Our English Second Language students are exchange students from other countries or brand new, soon to be Canadians. They need practice writing, listening and speaking. Typically they are shy and uncertain. SO perhaps if we could have them talk, write and listen about a topic where they are experts, it would allow them to have more confidence. They would only have to focus on vocabulary and English, not on the content. Their final test happens to be in a British accent, so finding British people to speak with and listen to would be useful.
Gareth and I have done some projects together in the past around Engineering Brightness. We wanted to expand from Engineering and Science. They have a requirement to study geography. They need to learn about different countries and learning form someone first hand might be helpful. They are already native speakers and therefore comparatively experts. They do not need to learn the language and can focus on learning geography.
Let’s work together to make travel brochures. A partnership is born.
Step #1- Have a short SKYPE to introduce ourselves. They were just 1 or 2 sentences to say hi.
Step#2. Our students looked at vocabulary such as what is an “attraction” or “event” etc…
Step #3- SKYPE/SPAN- Use the SPAN WALL to brainstorm all the important parts of a travel brochure. It is a chance to practice vocabulary and get used to the tech and the accents. We are still pretty quiet, doing lots of listening, and not much talking yet.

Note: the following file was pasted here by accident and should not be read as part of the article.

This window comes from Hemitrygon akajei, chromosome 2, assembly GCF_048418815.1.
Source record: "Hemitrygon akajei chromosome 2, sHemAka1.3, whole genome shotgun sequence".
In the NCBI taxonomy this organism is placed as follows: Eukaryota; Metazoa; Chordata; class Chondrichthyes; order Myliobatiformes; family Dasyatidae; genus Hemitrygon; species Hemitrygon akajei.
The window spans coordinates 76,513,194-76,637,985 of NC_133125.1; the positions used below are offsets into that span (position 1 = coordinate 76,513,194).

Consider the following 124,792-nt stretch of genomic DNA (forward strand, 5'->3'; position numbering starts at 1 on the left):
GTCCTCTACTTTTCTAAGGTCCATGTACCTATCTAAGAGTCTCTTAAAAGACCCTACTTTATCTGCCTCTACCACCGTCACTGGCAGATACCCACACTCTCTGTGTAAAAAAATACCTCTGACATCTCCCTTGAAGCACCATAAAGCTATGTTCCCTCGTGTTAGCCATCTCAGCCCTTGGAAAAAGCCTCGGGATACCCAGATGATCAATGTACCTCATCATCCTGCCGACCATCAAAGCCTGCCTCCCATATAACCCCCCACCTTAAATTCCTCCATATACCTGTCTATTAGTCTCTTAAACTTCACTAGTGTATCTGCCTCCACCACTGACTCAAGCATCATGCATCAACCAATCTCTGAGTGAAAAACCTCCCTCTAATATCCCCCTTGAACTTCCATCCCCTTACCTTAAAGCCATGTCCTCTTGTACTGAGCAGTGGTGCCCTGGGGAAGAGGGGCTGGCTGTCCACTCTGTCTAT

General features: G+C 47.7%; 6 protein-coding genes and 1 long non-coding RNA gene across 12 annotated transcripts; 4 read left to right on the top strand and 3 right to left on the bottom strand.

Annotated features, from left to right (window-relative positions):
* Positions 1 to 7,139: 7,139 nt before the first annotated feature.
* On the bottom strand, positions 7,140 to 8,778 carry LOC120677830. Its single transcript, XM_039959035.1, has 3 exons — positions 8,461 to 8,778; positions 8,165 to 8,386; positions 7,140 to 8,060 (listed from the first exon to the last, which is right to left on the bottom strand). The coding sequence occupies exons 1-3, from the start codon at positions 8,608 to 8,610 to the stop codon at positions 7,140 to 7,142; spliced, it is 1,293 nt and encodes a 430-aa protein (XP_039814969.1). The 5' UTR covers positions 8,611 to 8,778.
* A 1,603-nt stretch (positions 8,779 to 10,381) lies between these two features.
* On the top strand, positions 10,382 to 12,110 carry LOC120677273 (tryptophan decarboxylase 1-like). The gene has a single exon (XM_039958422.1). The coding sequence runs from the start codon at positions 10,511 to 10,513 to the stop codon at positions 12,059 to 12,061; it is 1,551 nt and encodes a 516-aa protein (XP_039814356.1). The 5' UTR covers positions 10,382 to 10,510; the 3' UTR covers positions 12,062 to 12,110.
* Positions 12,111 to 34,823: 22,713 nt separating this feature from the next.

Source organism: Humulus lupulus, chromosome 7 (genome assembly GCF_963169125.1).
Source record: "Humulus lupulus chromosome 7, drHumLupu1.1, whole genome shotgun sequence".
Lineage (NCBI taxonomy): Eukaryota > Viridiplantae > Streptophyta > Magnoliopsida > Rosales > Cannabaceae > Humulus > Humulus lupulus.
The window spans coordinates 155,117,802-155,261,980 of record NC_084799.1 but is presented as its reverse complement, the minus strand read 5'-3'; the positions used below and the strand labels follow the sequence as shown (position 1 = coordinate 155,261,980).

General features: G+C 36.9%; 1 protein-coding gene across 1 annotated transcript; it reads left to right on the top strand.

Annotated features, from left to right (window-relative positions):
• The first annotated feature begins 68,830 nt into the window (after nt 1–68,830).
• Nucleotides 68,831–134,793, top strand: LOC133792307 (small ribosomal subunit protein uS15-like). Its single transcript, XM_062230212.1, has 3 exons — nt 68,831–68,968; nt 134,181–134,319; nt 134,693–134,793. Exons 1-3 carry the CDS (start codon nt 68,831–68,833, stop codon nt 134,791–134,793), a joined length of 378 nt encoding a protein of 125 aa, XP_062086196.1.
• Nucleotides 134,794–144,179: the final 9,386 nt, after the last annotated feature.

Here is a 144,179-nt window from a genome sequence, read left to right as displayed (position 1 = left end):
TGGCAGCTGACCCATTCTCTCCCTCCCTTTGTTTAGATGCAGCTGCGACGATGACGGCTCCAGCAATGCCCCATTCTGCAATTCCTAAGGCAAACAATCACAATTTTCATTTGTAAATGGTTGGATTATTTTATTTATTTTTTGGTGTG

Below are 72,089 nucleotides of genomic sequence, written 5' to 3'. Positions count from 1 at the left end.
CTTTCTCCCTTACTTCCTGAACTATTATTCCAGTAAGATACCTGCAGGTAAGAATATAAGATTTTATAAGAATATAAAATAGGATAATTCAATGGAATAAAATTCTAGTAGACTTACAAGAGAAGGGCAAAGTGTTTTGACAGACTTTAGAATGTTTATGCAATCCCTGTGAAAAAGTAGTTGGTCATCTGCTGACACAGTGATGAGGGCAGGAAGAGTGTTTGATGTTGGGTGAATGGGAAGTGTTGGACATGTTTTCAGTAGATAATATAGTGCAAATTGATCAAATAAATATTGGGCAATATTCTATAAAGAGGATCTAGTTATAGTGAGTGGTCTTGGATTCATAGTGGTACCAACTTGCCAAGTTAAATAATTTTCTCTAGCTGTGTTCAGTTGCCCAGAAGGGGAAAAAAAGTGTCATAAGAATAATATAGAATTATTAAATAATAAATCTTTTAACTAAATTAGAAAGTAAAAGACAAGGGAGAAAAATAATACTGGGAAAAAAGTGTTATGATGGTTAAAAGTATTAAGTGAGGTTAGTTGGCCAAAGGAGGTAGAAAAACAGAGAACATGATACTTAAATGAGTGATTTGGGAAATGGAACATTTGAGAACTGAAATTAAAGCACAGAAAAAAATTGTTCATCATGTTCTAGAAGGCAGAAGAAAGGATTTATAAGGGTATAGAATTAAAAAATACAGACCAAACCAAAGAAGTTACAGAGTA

Step #4- Our students spend 2 days building SWAYs. They worked in small groups. One chose Quebec City and the other chose Vancouver. It is interesting that none chose New Brunswick. They spent a bunch of time with pics and restaurants, hotels and activities. There was little text.
Step #5- SKYPE-SWAY We were able to show off the SWAYS. The UK kids gave us a list of the things that they liked , particularly the video and the range of possible hotels. They also gave us a list of things that could be improved. They wanted to know about celebrities, currency, more activities, languages etc.. They had some interesting questions like, why was the Queen on our currency and why was the French flag flying in Quebec?
Step #6- Use Feedback Students use Laptops and SMARTBoards to use the feedback to improve the brochures.
Step #7- Hand over the Canadian SWAYs to the UK kids for them to help with the English. We are NOT going to give them editing privileges. The point is to have students talk, listen and write. If we give them editing privileges, we might get to a final product sooner, but miss out on the conversations and the English.